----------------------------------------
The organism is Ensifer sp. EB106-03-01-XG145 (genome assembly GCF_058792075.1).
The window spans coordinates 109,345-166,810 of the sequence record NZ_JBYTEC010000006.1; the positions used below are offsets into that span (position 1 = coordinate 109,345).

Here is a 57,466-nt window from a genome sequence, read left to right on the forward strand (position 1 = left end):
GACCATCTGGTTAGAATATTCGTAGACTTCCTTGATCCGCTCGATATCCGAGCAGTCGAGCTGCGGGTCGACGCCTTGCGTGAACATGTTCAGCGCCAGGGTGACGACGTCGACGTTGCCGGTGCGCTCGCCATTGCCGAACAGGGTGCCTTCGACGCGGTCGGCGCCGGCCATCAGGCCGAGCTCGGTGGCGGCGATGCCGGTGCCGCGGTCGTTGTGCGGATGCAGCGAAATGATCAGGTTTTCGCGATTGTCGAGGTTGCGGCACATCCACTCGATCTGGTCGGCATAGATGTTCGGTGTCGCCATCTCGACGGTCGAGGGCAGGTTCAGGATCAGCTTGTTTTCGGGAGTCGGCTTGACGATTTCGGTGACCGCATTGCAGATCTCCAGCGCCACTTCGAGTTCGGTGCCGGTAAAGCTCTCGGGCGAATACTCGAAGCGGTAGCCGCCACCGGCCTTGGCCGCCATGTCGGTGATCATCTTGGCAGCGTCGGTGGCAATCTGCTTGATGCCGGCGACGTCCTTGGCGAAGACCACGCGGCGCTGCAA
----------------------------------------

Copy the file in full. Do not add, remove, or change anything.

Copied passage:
The organism is Ensifer sp. EB106-03-01-XG145 (genome assembly GCF_058792075.1).
The window spans coordinates 109,345-166,810 of the sequence record NZ_JBYTEC010000006.1; the positions used below are offsets into that span (position 1 = coordinate 109,345).

Here is a 57,466-nt window from a genome sequence, read left to right on the forward strand (position 1 = left end):
GACCATCTGGTTAGAATATTCGTAGACTTCCTTGATCCGCTCGATATCCGAGCAGTCGAGCTGCGGGTCGACGCCTTGCGTGAACATGTTCAGCGCCAGGGTGACGACGTCGACGTTGCCGGTGCGCTCGCCATTGCCGAACAGGGTGCCTTCGACGCGGTCGGCGCCGGCCATCAGGCCGAGCTCGGTGGCGGCGATGCCGGTGCCGCGGTCGTTGTGCGGATGCAGCGAAATGATCAGGTTTTCGCGATTGTCGAGGTTGCGGCACATCCACTCGATCTGGTCGGCATAGATGTTCGGTGTCGCCATCTCGACGGTCGAGGGCAGGTTCAGGATCAGCTTGTTTTCGGGAGTCGGCTTGACGATTTCGGTGACCGCATTGCAGATCTCCAGCGCCACTTCGAGTTCGGTGCCGGTAAAGCTCTCGGGCGAATACTCGAAGCGGTAGCCGCCACCGGCCTTGGCCGCCATGTCGGTGATCATCTTGGCAGCGTCGGTGGCAATCTGCTTGATGCCGGCGACGTCCTTGGCGAAGACCACGCGGCGCTGCAA